The Word Became Flesh…


As we enter this Christmas season and ponder the meaning of the incarnation, the excerpt below from Philip Yancey’s, “The Jesus I Never Knew” may very well shed some light in your heart on the light of the world — God in flesh.


The Jesus I Never Knew

~ by Philip Yancey

I learned about incarnation when I kept a salt-water aquarium.  Management of a marine aquarium, I discovered, is no easy task. . . You would think, in view of all the energy expended on their behalf, that my fish would at least be grateful.  Not so.  Every time my shadow loomed above the tank they dove for cover into the nearest shell.  They showed me one “emotion” only: fear. . .

To my fish I was deity.  I was too large for them, my actions too incomprehensible.  My acts of mercy they saw as cruelty; my attempts at healing they viewed as destruction.  To change their perceptions, I began to see, would require a form of incarnation.  I would have to become a fish and “speak” to them in a language they could understand.

A human being becoming a fish is nothing compared to God becoming a baby.  And yet according to the Gospels that is what happened at Bethlehem.  The God who created matter took shape within it, as an artist might become a spot on a painting or a playwright a character within his own play.  God wrote a story, only using real characters, on the pages of real history.  The Word became flesh.

“And the Word became flesh and dwelt among us, and we beheld His glory,

the glory as of the only begotten of the Father, full of grace and truth.”

–John 1:14


Trusting When We Don’t Understand


I just happened to be reading Tim Keller’s book Walking with God Through Pain and Suffering while recovering from severe burns from a grease fire in my kitchen.  I stumbled upon the powerful piece of wisdom below that was a terrific reminder for me during this time of healing, but is also important to remember no matter what difficult or confusing circumstances we might find ourselves in life.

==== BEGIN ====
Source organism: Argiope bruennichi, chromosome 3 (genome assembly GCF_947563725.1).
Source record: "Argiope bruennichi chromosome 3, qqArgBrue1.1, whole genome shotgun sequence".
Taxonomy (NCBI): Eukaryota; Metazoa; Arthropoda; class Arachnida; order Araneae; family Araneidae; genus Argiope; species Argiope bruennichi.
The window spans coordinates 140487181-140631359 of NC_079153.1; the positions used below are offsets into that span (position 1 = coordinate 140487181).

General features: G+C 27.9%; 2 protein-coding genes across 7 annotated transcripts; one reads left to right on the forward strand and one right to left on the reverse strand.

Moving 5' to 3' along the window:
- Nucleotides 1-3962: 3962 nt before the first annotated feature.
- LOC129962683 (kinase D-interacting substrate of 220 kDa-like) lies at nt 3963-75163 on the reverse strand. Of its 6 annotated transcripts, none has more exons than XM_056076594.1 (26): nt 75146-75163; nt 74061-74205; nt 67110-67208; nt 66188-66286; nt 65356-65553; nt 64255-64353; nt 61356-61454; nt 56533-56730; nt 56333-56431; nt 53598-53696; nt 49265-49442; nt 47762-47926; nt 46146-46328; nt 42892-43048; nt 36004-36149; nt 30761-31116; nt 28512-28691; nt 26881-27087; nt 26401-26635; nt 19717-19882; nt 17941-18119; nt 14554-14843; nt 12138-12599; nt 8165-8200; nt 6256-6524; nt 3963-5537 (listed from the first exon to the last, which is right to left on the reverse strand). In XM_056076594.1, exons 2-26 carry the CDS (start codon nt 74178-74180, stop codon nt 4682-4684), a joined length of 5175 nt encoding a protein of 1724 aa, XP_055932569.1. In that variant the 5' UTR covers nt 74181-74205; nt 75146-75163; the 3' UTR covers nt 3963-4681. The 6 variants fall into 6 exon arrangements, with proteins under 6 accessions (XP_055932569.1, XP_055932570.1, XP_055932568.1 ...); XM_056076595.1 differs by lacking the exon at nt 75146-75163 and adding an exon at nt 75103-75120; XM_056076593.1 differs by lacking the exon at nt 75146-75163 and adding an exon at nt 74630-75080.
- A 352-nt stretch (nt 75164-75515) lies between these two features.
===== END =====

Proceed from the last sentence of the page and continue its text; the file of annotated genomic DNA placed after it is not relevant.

Tim writes:

“When my son was around eight years old, he began to exert his will and resist his parents’ directions.

One time I told him to do something and he said,

“Dad, I’ll obey you and do this – but only if first you explain to me why I should do it.”  

I responded something like this:

“If you obey me only because it makes sense to you, then that’s not obedience, it’s just agreement.  The problem is that you are too young to understand most of the reasons why I want you to do this.  Do it because you are eight and I’m thirty-eight – because you are a child and I’m an adult and your father.”

We can easily see why children need to trust their parents even when they do not understand them.  How much more, then, should we trust God even though we do not understand Him.  It is not just that the differential in wisdom between Him and us is infinitely greater than the difference between a child and a parent.  It is not just that He is sovereign and all-powerful.  We should also trust Him because He earned our trust on the cross.  So we can trust Him even when He hasn’t shown us yet the reason why.  He is good for it.”

~ Taken from Pages 153-154 of Walking With God Through Pain and Suffering by Timothy Keller

“I have calmed and quieted myself as a child, like a weaned child with its mother; I am like a little child.”

~ Psalm 131:2